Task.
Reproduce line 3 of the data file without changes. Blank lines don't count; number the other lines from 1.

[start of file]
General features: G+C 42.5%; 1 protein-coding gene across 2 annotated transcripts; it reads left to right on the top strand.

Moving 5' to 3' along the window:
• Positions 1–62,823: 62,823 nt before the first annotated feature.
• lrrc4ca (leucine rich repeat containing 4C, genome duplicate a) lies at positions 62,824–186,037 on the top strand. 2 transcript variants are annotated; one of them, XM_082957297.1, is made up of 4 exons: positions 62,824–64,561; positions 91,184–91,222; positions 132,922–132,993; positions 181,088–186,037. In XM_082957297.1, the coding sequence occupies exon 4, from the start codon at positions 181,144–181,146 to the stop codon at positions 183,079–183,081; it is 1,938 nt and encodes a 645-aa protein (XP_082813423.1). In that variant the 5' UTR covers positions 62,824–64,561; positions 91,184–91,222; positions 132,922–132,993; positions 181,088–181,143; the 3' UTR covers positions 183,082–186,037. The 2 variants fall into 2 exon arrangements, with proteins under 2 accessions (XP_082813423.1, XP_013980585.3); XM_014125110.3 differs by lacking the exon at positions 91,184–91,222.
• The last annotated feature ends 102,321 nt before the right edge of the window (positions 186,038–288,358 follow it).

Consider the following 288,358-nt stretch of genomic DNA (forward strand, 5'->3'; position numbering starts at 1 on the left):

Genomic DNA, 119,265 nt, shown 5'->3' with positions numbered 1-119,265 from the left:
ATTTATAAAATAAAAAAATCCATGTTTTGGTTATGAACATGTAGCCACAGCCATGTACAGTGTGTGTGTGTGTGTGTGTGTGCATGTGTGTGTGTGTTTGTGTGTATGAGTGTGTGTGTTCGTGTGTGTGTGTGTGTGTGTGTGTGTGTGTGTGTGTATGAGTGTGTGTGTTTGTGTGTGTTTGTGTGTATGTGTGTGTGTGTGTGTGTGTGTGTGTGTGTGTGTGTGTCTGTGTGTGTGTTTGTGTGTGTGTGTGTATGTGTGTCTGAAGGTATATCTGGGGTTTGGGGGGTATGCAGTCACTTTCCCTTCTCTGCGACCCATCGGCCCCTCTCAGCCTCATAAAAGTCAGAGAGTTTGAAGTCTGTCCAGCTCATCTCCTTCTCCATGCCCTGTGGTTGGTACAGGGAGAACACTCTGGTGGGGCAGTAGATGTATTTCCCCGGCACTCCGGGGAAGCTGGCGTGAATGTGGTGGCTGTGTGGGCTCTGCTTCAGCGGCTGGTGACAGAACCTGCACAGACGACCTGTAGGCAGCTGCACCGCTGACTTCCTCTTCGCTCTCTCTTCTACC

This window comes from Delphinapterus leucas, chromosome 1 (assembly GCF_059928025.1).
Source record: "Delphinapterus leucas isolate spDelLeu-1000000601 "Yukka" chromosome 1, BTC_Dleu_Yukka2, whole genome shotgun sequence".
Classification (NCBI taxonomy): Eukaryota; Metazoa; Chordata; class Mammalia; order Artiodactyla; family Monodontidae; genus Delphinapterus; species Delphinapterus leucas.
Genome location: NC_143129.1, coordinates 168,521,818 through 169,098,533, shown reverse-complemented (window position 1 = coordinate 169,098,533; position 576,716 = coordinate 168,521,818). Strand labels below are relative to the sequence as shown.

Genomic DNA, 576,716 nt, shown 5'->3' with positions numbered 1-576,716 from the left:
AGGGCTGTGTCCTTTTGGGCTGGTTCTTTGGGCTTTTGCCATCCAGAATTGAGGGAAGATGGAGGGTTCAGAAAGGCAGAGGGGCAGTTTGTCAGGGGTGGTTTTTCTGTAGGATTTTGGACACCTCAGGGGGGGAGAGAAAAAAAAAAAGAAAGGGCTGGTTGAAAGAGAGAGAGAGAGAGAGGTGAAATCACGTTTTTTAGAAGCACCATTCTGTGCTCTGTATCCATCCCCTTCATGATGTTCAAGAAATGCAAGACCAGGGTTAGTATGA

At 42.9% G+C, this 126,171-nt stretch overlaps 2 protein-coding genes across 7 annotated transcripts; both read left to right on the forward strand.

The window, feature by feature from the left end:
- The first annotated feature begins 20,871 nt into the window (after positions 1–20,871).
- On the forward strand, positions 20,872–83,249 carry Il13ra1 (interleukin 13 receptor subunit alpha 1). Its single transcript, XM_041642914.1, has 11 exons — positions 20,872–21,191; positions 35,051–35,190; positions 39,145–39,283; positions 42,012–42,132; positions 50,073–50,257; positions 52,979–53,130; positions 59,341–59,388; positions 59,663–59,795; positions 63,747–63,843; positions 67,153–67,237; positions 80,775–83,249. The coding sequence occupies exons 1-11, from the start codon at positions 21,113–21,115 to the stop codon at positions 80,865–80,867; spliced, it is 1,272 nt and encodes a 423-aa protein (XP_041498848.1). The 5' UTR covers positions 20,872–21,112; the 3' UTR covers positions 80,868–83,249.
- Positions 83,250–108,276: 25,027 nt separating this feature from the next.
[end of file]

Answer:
• Positions 1–62,823: 62,823 nt before the first annotated feature.